Diets in Western nations typically contain more animal protein than the body needs, and as the excess amino acids are broken down and excreted, the sulfurous amino acids (typically derived from animal rather than vegetarian foods) cause calcium to be excreted in the urine; calcium is one component of the most common type of human kidney stones, calcium oxalate. Red meat also contains acids that need to be excreted and this acidity constitutes another risk factor for kidney stones. High intake of animal protein also presents a greater uric acid load to be excreted by the kidney. This in turn acidifies the urine, increasing the risk of uric acid stones. In either case, the body often balances this acidic urinary pH by leaching calcium from the bones.
There is some evidence that water fluoridation may increase the risk of kidney stone formation. In one study, patients with symptoms of skeletal fluorosis were 4.6 times as likely to develop kidney stones.
Despite a widely-held belief in the medical community that ingestion of vitamin C supplements is associated with an increased incidence of kidney stones, the evidence for a causal relationship between vitamin C supplements and kidney stones is inconclusive.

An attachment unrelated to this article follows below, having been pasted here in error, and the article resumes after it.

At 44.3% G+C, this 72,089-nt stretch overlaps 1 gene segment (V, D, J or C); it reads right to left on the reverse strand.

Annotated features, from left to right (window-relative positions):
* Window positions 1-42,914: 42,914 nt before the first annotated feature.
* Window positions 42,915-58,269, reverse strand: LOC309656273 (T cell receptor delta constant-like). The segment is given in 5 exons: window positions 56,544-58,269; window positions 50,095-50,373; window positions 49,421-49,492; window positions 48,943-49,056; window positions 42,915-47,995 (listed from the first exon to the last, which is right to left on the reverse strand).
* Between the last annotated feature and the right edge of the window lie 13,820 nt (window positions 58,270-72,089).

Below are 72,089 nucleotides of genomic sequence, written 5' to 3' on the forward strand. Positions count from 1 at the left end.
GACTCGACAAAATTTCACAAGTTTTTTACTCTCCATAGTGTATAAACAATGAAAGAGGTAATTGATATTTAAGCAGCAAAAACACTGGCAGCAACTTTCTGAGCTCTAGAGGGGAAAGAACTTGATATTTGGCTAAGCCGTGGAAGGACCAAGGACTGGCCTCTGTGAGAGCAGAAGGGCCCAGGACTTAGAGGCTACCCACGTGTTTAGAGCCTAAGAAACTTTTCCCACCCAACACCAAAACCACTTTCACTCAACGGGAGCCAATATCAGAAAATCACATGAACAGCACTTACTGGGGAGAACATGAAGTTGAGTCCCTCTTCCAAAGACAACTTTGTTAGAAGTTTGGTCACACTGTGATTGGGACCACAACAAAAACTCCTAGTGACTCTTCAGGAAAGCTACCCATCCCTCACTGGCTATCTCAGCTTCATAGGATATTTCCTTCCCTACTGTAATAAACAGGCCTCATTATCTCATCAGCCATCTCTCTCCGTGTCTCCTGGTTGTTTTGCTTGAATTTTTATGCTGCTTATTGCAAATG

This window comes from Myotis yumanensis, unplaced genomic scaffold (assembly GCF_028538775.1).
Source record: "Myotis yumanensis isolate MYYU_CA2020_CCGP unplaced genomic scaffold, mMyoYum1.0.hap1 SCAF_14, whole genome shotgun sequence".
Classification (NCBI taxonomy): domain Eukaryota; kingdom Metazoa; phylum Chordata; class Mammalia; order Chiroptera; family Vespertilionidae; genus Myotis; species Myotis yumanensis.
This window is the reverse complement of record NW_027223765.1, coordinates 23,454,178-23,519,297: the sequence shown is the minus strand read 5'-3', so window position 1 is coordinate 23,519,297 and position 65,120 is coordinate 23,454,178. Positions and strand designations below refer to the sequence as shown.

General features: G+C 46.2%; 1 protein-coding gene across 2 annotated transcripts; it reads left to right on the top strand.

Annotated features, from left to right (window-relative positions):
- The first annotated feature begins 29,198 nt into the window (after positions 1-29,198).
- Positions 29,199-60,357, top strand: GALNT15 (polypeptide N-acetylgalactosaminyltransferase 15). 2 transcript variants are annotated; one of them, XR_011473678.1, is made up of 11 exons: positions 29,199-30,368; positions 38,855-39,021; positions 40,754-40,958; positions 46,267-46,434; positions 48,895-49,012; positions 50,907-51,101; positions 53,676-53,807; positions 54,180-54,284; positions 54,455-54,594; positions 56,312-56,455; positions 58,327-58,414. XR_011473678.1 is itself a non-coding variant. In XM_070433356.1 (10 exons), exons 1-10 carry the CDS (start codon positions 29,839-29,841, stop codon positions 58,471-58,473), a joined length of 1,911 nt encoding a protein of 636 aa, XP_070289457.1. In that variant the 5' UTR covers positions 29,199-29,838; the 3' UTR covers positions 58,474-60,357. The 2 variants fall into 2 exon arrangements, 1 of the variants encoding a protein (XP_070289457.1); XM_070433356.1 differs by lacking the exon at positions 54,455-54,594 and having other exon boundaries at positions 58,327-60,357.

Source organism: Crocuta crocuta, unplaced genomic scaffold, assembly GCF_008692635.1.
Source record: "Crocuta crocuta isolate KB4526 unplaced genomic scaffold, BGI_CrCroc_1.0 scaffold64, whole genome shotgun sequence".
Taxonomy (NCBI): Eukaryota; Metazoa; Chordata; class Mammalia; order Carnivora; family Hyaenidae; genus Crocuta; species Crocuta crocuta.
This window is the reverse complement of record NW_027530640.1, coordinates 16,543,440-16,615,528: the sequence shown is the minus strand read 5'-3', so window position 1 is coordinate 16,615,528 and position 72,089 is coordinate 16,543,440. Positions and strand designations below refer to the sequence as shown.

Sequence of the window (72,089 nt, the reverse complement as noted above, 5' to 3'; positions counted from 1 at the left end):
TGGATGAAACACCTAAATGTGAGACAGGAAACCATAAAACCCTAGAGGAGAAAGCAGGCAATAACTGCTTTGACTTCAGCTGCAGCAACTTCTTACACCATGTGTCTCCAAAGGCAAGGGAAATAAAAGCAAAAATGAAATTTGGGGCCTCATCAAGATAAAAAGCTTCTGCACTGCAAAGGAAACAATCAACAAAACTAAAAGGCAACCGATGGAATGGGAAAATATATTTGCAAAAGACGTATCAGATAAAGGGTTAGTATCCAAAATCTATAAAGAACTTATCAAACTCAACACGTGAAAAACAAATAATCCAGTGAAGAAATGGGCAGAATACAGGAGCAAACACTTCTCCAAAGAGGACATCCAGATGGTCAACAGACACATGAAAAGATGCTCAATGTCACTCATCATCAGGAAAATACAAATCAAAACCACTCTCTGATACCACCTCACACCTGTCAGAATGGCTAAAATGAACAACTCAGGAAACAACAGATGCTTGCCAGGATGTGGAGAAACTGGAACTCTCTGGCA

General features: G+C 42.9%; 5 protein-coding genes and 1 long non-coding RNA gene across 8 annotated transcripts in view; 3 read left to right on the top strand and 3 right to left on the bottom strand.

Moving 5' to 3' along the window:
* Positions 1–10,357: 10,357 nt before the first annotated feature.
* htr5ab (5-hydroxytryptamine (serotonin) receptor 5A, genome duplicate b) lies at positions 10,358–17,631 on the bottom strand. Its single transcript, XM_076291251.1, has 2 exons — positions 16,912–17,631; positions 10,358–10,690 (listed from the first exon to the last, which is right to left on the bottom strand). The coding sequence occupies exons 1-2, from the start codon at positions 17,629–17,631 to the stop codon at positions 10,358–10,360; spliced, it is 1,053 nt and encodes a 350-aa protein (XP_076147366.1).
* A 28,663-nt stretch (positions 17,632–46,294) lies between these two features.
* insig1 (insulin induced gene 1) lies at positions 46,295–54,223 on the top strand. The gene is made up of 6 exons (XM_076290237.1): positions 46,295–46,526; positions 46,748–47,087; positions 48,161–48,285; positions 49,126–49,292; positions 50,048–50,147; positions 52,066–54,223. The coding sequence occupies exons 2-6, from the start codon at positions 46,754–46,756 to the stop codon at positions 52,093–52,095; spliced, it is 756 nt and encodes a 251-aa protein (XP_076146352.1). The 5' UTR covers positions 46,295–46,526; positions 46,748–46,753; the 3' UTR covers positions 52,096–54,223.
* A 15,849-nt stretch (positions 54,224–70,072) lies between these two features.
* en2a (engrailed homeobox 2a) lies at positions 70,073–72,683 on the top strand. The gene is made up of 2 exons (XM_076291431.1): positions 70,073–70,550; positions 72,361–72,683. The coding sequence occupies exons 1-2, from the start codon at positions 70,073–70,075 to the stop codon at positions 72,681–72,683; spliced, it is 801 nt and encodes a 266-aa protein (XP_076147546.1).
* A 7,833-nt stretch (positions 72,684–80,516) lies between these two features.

There are no conclusive data demonstrating a cause and effect relationship between alcohol consumption and kidney stones. However, some have theorized that certain behaviors associated with frequent and binge drinking can lead to systemic dehydration, which can in turn lead to the development of kidney stones.
The American Urological Association has projected that increasing global temperatures will lead to an increased incidence of kidney stones in the United States by expanding the "kidney stone belt" of the southern United States. Astronauts seem to show a higher risk of developing kidney stones during or after space flights of long duration.
Specific therapy should be tailored to the type of stones involved. Dietary intake can have a profound influence on the development of kidney stones. Preventive strategies may include dietary modifications and medication with the goal of reducing the excretory load on the kidneys.
A key principle for the prevention of kidney stones is to increase urine volume. The relative probability of kidney stone formation decreases as urinary volume increases. Because of this, maintenance of dilute urine by means of vigorous fluid therapy is beneficial in all forms of nephrolithiasis. Fluid intake should be sufficient to maintain a urine output of 2–3 liters per day. A high fluid intake has been associated with a 40% reduction in recurrence risk.